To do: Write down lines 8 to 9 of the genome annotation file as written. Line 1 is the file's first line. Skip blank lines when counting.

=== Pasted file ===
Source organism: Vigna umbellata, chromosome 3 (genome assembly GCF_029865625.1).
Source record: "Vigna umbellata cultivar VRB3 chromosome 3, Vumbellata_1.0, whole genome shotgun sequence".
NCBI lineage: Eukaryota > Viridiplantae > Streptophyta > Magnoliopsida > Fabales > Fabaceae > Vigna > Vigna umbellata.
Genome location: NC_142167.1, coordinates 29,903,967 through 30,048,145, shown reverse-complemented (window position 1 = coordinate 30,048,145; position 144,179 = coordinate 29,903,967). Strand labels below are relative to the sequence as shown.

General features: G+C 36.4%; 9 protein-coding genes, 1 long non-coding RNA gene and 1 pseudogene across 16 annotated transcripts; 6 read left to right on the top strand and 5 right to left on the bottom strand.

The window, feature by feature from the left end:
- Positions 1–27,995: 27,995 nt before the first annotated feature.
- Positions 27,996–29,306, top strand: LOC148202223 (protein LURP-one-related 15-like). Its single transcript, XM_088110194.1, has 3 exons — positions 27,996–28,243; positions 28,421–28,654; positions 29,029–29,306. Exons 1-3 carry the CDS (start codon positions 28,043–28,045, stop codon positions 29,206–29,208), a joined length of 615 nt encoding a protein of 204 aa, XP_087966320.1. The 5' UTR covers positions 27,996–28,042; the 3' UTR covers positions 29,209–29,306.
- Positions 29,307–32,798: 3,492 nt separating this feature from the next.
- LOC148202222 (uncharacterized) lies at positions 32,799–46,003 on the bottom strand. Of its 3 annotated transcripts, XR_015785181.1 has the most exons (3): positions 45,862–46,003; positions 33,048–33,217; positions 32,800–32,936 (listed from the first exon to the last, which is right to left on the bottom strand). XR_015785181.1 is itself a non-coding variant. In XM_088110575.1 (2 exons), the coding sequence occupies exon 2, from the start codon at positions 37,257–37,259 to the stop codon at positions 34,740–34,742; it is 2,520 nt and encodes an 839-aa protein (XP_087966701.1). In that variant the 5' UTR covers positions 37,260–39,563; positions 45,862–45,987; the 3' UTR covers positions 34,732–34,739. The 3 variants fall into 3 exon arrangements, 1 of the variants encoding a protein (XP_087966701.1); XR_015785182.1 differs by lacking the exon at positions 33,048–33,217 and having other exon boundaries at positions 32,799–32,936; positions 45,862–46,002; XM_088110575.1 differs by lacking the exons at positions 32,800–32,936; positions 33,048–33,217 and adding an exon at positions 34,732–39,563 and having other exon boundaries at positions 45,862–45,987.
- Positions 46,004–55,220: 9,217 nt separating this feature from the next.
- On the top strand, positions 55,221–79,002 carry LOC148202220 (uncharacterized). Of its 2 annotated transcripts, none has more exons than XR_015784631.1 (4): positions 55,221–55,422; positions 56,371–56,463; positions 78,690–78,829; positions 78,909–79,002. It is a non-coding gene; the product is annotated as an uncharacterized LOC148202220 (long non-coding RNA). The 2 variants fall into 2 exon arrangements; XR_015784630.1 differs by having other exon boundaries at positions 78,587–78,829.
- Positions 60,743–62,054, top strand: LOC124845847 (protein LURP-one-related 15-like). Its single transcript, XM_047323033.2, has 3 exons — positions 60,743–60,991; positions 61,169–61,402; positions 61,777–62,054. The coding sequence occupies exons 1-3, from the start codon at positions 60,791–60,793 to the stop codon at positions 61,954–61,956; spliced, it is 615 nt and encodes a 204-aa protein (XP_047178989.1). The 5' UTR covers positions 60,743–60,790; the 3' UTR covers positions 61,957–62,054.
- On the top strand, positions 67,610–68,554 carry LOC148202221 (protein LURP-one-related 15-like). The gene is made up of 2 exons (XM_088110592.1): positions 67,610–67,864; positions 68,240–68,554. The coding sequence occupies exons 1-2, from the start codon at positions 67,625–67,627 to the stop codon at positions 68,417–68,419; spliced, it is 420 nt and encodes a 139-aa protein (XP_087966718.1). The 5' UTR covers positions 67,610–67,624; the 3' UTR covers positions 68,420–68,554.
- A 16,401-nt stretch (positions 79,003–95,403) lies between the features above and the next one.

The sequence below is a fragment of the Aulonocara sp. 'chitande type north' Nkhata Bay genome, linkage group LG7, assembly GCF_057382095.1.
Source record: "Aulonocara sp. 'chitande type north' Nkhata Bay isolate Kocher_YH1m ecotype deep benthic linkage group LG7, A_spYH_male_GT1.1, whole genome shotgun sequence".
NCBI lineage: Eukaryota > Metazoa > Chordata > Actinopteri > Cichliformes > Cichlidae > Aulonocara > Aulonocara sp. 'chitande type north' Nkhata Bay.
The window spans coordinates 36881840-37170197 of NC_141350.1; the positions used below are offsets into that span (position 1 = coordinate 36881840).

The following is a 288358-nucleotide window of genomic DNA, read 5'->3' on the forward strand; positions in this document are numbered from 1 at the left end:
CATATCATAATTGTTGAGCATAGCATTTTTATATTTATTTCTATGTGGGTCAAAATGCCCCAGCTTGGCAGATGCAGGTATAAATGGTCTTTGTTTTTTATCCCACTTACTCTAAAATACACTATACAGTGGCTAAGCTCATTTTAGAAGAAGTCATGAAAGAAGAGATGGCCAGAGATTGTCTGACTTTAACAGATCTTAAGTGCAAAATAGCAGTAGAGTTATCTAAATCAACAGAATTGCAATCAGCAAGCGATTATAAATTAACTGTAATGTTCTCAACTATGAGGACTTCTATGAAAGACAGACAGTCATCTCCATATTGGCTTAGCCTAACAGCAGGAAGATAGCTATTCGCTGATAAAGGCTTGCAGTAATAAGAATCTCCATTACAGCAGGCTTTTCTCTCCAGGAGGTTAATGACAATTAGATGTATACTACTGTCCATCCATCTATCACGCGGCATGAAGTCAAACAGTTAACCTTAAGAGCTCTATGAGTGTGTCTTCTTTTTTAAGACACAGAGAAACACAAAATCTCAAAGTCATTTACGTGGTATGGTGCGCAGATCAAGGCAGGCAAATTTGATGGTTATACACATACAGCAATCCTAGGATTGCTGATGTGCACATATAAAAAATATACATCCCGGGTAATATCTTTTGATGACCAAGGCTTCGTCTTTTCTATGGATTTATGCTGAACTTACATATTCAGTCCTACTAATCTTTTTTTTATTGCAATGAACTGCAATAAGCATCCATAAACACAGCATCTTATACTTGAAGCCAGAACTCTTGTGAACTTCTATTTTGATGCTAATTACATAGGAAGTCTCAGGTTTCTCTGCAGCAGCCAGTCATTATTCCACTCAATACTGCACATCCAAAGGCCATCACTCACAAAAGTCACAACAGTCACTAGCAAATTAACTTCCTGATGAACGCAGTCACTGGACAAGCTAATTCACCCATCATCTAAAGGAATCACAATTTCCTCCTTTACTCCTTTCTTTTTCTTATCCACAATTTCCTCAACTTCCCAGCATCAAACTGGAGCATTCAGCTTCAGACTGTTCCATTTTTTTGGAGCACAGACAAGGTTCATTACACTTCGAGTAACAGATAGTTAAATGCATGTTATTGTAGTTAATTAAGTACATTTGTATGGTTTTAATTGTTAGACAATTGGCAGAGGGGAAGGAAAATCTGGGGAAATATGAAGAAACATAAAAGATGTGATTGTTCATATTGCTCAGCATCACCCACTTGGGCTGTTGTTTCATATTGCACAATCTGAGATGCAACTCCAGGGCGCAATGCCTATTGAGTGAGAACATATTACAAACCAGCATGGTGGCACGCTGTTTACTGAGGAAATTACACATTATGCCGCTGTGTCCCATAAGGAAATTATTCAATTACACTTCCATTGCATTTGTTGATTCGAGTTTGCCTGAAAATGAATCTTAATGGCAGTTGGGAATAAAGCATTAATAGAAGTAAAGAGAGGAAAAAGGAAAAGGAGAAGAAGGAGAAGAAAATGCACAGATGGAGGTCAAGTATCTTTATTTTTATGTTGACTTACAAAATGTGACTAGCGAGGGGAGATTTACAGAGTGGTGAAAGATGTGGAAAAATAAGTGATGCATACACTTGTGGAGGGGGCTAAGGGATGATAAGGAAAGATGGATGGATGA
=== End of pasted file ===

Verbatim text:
- Positions 27,996–29,306, top strand: LOC148202223 (protein LURP-one-related 15-like). Its single transcript, XM_088110194.1, has 3 exons — positions 27,996–28,243; positions 28,421–28,654; positions 29,029–29,306. Exons 1-3 carry the CDS (start codon positions 28,043–28,045, stop codon positions 29,206–29,208), a joined length of 615 nt encoding a protein of 204 aa, XP_087966320.1. The 5' UTR covers positions 27,996–28,042; the 3' UTR covers positions 29,209–29,306.
- Positions 29,307–32,798: 3,492 nt separating this feature from the next.